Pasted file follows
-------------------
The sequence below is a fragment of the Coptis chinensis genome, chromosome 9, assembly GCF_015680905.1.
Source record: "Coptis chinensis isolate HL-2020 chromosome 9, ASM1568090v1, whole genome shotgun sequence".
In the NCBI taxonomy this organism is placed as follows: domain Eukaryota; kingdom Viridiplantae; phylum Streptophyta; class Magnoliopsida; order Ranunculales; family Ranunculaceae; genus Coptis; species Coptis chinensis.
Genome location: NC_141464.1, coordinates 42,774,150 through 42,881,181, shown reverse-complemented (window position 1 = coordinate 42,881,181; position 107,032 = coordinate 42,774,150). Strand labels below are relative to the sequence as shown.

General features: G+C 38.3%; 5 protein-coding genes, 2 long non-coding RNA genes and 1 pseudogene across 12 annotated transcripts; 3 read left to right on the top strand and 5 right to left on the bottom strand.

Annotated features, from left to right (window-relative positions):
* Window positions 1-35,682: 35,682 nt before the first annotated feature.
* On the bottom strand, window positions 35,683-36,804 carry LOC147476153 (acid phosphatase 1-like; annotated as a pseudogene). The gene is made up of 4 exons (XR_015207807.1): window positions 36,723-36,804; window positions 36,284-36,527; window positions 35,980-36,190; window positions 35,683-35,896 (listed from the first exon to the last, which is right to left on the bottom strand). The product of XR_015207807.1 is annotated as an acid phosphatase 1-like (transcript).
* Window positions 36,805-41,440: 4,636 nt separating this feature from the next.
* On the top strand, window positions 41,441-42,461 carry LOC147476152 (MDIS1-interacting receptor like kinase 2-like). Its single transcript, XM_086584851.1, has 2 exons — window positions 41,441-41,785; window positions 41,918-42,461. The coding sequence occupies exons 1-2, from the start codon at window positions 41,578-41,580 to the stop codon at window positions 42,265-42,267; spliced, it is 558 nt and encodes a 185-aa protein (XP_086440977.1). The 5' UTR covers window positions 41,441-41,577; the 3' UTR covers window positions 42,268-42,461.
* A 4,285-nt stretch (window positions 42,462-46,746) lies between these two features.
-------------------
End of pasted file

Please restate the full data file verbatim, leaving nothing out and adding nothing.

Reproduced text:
The sequence below is a fragment of the Coptis chinensis genome, chromosome 9, assembly GCF_015680905.1.
Source record: "Coptis chinensis isolate HL-2020 chromosome 9, ASM1568090v1, whole genome shotgun sequence".
In the NCBI taxonomy this organism is placed as follows: domain Eukaryota; kingdom Viridiplantae; phylum Streptophyta; class Magnoliopsida; order Ranunculales; family Ranunculaceae; genus Coptis; species Coptis chinensis.
Genome location: NC_141464.1, coordinates 42,774,150 through 42,881,181, shown reverse-complemented (window position 1 = coordinate 42,881,181; position 107,032 = coordinate 42,774,150). Strand labels below are relative to the sequence as shown.

General features: G+C 38.3%; 5 protein-coding genes, 2 long non-coding RNA genes and 1 pseudogene across 12 annotated transcripts; 3 read left to right on the top strand and 5 right to left on the bottom strand.

Annotated features, from left to right (window-relative positions):
* Window positions 1-35,682: 35,682 nt before the first annotated feature.
* On the bottom strand, window positions 35,683-36,804 carry LOC147476153 (acid phosphatase 1-like; annotated as a pseudogene). The gene is made up of 4 exons (XR_015207807.1): window positions 36,723-36,804; window positions 36,284-36,527; window positions 35,980-36,190; window positions 35,683-35,896 (listed from the first exon to the last, which is right to left on the bottom strand). The product of XR_015207807.1 is annotated as an acid phosphatase 1-like (transcript).
* Window positions 36,805-41,440: 4,636 nt separating this feature from the next.
* On the top strand, window positions 41,441-42,461 carry LOC147476152 (MDIS1-interacting receptor like kinase 2-like). Its single transcript, XM_086584851.1, has 2 exons — window positions 41,441-41,785; window positions 41,918-42,461. The coding sequence occupies exons 1-2, from the start codon at window positions 41,578-41,580 to the stop codon at window positions 42,265-42,267; spliced, it is 558 nt and encodes a 185-aa protein (XP_086440977.1). The 5' UTR covers window positions 41,441-41,577; the 3' UTR covers window positions 42,268-42,461.
* A 4,285-nt stretch (window positions 42,462-46,746) lies between these two features.